Hornets Monty Williams Talks Nets Coaches

Updated: February 28, 2013

The Brooklyn Nets are coming off a win in New Orleans on Tuesday night 101-97 where Deron Williams came alive and scored a game-high 33 points.  The game should not have been as tight as it was in the end after the Nets blew a 22 point second quarter lead.  The common trend for this team is to have one or two horrible quarters where teams put the pressure on and the Nets fade and lose whatever lead they have acquired.

This is a disturbing trend that has continued from Avery Johnson’s tenure and now seems to be a problem with this P.J. Carlesimo led team.  For some reason the Nets can’t seem to put together a full 48 minutes of solid play and have the same lapses over and over again.

I hear in postgame interviews that sometimes they get “selfish” and get away from the good ball movement and “team play” that got them the lead to begin with.  I do not understand this statement at all.  The ball movement is what got you the lead so why would anyone stop moving the ball?

Why is this still a problem after 68 games?  Should Carlesimo put more emphasis on this problem and change more of Johnson’s system?

New Orleans coach Monty Williams talked about the Nets coaching staff with Johnson and also Carlesimo with the media.

Jimmy Smith, NOLA.com | The Times-Picayune

In-season coaching changes can often transform the fortunes of a team, alter its course or manipulate its direction, down a path toward success or continued mediocrity.

When the Brooklyn Nets fired New Orleans native Avery Johnson on Dec. 27, when the Nets dipped to 14-14 in the midst of a 3-10 record that month, assistant P.J. Carlisimo was named the Nets’ interim coach.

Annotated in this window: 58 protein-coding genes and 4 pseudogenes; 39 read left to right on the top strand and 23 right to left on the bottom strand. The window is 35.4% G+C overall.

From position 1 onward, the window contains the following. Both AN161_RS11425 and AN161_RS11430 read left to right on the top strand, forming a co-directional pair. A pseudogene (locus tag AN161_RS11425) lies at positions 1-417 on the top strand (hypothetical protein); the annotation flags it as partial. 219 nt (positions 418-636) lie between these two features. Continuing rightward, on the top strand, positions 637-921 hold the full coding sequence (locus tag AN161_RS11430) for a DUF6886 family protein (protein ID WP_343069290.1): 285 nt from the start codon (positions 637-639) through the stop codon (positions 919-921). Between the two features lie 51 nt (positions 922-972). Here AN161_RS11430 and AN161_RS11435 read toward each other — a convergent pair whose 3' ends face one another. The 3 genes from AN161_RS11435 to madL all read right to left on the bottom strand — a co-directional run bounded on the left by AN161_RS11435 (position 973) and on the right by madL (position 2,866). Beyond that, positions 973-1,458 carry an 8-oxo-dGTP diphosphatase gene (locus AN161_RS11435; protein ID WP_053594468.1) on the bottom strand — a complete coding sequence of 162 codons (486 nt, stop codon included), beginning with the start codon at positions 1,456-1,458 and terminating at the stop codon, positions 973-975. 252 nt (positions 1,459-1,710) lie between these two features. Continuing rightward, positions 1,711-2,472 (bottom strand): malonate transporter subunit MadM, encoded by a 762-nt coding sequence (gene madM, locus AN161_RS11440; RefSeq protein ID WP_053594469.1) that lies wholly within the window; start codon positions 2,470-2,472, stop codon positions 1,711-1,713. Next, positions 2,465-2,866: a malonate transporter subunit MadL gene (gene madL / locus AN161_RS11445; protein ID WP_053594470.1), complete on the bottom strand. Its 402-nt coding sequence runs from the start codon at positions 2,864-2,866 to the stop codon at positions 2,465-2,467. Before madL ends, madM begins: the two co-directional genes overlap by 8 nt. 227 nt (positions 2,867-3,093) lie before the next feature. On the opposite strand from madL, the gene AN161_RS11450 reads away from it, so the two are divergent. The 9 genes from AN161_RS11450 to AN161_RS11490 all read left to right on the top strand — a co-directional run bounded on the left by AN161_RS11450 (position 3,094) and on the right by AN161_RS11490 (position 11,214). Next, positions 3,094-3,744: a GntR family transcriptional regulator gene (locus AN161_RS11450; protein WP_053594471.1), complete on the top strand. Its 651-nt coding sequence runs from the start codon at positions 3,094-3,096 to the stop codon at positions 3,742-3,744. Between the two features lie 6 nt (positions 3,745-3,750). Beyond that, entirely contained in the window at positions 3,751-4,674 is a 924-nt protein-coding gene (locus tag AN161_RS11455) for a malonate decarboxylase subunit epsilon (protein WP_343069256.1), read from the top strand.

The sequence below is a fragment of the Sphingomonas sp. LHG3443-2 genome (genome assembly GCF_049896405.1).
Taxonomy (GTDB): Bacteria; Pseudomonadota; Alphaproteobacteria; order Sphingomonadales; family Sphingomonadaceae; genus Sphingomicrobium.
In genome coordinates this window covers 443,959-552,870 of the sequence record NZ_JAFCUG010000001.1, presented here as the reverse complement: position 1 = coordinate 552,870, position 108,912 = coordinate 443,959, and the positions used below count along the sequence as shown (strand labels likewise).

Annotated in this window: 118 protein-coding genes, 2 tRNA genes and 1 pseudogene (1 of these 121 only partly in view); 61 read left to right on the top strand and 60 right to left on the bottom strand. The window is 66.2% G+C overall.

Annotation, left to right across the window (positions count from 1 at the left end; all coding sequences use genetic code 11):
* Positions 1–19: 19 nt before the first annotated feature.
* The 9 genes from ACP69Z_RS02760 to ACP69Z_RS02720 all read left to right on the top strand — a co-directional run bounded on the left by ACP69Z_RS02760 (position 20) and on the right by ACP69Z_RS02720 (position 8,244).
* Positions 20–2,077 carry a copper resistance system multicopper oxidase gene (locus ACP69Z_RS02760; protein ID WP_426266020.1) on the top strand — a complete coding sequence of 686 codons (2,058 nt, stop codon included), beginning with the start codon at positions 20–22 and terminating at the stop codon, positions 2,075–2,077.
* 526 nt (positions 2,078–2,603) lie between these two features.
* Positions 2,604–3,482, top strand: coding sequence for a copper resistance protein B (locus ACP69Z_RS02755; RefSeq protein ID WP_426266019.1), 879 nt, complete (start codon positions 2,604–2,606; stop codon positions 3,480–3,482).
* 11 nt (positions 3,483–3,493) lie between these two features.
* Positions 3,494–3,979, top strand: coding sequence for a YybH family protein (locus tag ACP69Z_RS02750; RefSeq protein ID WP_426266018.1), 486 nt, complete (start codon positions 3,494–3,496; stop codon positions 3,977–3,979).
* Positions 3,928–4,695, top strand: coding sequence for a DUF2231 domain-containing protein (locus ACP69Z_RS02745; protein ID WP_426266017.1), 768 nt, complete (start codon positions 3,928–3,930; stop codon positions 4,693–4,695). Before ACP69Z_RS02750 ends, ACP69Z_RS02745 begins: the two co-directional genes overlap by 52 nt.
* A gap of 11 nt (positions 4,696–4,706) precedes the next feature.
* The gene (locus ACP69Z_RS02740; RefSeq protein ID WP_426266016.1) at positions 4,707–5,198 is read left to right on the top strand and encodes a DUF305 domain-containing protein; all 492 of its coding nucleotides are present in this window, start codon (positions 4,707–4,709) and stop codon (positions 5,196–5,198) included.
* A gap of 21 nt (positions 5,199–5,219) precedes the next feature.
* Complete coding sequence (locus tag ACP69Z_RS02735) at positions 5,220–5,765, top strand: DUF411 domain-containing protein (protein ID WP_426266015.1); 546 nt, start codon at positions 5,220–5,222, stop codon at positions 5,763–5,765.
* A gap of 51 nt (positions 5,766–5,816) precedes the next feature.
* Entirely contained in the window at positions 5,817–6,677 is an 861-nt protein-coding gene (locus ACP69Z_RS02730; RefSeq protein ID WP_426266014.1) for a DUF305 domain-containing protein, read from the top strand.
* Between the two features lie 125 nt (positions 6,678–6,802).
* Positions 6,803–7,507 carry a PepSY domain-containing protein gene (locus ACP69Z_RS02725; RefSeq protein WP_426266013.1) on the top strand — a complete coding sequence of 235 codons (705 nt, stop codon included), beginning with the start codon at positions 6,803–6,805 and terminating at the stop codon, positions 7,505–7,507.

“That’s a tough one for me,” Williams said. “I’m close to Avery, I’m close to P.J. I just think guys, if you want to play, you’ll play. I’m sure the message was the same: play hard, defend.

“Both those guys come from the same school of thought. So I don’t know how much is going to change. I’ve worked with P.J. I played with Avery. I know those guys don’t mess around. I don’t know if that message changed. I know both those guys were really good to me, especially P.J. when I started coaching. And I know his philosophy is no-nonsense, play the game the right way. Don’t turn the ball over. And he’s a defensive coach. Avery is the same thing. For whatever reason when you have a coaching change, the dynamic, or there’s some phenomenon that tells guys, ‘OK, now we have to play.’ For whatever reason, it happens.”

Carlisimo said nothing really changed when he became the head coach.

“We’re playing better; more individuals are playing better,” he said. “Since (the change) we’ve resembled the November team more than we’ve resembled the December team.”

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